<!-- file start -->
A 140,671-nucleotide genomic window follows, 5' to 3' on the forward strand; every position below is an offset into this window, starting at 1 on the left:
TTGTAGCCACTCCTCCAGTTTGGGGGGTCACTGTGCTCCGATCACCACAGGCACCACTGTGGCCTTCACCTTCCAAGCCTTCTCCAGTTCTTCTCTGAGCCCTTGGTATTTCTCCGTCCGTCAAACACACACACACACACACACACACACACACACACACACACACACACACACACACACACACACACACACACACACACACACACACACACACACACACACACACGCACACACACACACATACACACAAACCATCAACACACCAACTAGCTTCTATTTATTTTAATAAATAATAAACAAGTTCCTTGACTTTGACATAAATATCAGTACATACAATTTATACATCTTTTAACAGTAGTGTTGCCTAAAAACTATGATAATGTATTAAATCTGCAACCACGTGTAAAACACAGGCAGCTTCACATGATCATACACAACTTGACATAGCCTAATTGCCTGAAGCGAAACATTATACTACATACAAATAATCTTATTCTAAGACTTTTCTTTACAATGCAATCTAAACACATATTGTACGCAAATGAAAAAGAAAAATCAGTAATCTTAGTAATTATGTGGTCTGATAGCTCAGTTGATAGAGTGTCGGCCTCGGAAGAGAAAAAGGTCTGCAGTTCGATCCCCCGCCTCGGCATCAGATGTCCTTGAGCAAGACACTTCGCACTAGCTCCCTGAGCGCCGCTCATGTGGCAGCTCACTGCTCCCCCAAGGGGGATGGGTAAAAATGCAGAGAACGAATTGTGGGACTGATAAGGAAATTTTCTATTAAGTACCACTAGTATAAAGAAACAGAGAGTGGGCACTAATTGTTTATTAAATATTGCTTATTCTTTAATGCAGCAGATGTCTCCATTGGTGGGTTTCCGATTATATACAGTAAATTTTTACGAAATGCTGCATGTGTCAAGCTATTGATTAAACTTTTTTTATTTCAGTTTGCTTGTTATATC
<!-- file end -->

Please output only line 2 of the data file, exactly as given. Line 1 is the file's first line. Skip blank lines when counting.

TTGTAGCCACTCCTCCAGTTTGGGGGGTCACTGTGCTCCGATCACCACAGGCACCACTGTGGCCTTCACCTTCCAAGCCTTCTCCAGTTCTTCTCTGAGCCCTTGGTATTTCTCCGTCCGTCAAACACACACACACACACACACACACACACACACACACACACACACACACACACACACACACACACACACACACACACACACACACACACACACACACACACACGCACACACACACACATACACACAAACCATCAACACACCAACTAGCTTCTATTTATTTTAATAAATAATAAACAAGTTCCTTGACTTTGACATAAATATCAGTACATACAATTTATACATCTTTTAACAGTAGTGTTGCCTAAAAACTATGATAATGTATTAAATCTGCAACCACGTGTAAAACACAGGCAGCTTCACATGATCATACACAACTTGACATAGCCTAATTGCCTGAAGCGAAACATTATACTACATACAAATAATCTTATTCTAAGACTTTTCTTTACAATGCAATCTAAACACATATTGTACGCAAATGAAAAAGAAAAATCAGTAATCTTAGTAATTATGTGGTCTGATAGCTCAGTTGATAGAGTGTCGGCCTCGGAAGAGAAAAAGGTCTGCAGTTCGATCCCCCGCCTCGGCATCAGATGTCCTTGAGCAAGACACTTCGCACTAGCTCCCTGAGCGCCGCTCATGTGGCAGCTCACTGCTCCCCCAAGGGGGATGGGTAAAAATGCAGAGAACGAATTGTGGGACTGATAAGGAAATTTTCTATTAAGTACCACTAGTATAAAGAAACAGAGAGTGGGCACTAATTGTTTATTAAATATTGCTTATTCTTTAATGCAGCAGATGTCTCCATTGGTGGGTTTCCGATTATATACAGTAAATTTTTACGAAATGCTGCATGTGTCAAGCTATTGATTAAACTTTTTTTATTTCAGTTTGCTTGTTATATC